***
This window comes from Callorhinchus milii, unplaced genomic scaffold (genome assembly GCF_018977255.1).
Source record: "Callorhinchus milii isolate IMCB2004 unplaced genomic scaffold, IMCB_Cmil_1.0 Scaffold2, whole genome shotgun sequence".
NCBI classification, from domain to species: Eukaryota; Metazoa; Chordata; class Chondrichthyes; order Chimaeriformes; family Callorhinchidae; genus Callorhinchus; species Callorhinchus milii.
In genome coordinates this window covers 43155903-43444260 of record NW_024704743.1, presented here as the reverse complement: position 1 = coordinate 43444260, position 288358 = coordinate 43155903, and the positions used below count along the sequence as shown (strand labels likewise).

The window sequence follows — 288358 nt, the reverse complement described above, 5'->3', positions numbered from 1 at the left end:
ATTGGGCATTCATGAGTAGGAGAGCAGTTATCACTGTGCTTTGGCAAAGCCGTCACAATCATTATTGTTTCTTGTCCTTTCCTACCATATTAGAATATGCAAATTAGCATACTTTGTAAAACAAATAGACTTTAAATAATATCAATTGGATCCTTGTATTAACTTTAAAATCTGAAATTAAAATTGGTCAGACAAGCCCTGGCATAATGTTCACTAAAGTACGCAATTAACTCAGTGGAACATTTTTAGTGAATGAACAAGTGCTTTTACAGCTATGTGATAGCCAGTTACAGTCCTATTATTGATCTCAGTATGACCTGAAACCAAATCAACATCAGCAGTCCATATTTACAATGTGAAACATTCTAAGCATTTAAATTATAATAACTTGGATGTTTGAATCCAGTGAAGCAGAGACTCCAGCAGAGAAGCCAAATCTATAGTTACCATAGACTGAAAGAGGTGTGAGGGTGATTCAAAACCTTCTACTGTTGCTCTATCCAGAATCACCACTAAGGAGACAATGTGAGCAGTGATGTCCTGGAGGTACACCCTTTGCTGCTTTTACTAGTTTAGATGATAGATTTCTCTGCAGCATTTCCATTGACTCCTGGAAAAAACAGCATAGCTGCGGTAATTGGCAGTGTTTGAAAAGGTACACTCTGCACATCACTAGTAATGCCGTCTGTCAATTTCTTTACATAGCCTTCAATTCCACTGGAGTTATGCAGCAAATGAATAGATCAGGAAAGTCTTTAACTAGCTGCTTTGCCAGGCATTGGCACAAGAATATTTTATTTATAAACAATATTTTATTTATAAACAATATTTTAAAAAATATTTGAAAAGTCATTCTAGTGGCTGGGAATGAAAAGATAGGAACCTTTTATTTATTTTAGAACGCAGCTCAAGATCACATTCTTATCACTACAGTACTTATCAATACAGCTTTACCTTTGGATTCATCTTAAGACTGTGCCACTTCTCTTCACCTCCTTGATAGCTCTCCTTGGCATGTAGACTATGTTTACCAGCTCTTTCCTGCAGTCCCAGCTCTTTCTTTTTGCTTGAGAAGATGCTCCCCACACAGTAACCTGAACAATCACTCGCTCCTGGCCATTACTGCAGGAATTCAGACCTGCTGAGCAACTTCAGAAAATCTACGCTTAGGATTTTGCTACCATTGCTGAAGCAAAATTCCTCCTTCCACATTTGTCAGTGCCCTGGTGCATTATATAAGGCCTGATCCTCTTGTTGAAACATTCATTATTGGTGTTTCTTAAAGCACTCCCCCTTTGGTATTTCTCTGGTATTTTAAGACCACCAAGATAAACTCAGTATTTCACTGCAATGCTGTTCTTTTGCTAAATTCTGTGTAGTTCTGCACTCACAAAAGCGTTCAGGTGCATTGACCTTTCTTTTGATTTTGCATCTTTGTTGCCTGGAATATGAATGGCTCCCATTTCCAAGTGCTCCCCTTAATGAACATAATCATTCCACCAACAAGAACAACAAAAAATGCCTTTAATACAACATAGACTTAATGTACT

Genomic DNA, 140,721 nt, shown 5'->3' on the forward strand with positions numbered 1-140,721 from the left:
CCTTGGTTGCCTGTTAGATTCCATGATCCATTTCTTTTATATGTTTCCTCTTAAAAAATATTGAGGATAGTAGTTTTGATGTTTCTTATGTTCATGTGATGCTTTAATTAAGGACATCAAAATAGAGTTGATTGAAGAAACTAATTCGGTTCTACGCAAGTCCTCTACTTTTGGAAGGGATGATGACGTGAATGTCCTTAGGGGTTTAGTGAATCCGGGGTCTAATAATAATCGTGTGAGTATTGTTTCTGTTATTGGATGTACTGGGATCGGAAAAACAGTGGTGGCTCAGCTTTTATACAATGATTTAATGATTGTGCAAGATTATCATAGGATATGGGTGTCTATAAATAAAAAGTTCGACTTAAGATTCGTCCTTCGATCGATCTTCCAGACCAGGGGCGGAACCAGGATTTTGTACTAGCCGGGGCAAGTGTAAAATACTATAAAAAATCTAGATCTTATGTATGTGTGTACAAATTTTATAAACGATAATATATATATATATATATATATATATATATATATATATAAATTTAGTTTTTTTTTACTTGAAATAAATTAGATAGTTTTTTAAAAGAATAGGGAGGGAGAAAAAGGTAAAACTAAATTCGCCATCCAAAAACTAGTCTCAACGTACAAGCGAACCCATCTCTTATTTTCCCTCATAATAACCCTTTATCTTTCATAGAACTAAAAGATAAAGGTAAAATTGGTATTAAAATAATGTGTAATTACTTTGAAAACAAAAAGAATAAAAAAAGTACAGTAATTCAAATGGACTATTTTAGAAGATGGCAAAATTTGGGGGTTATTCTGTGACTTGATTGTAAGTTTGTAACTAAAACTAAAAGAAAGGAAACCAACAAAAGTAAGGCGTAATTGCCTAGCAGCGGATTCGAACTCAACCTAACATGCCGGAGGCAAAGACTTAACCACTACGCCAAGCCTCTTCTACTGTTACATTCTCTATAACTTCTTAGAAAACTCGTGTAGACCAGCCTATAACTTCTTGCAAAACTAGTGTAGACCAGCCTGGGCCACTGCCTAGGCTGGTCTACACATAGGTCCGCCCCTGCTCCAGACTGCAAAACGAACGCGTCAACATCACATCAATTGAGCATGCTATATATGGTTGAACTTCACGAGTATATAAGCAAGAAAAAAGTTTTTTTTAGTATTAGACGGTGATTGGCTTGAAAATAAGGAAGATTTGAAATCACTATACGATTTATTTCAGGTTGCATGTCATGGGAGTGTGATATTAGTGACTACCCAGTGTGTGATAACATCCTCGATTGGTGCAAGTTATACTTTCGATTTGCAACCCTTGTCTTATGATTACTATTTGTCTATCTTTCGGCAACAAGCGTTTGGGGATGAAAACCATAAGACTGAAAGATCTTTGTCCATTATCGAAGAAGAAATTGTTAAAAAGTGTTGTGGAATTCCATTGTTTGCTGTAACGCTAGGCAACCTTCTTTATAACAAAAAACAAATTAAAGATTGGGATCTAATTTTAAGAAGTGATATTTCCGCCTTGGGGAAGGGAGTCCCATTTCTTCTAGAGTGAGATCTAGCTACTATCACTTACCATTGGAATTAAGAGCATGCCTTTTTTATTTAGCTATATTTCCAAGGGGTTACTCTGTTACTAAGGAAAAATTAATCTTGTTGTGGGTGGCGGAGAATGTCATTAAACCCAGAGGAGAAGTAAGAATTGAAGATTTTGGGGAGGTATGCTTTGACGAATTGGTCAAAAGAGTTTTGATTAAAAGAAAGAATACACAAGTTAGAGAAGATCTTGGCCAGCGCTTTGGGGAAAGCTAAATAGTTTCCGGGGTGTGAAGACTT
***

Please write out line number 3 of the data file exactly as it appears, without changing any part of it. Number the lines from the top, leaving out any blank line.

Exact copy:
NCBI classification, from domain to species: Eukaryota; Metazoa; Chordata; class Chondrichthyes; order Chimaeriformes; family Callorhinchidae; genus Callorhinchus; species Callorhinchus milii.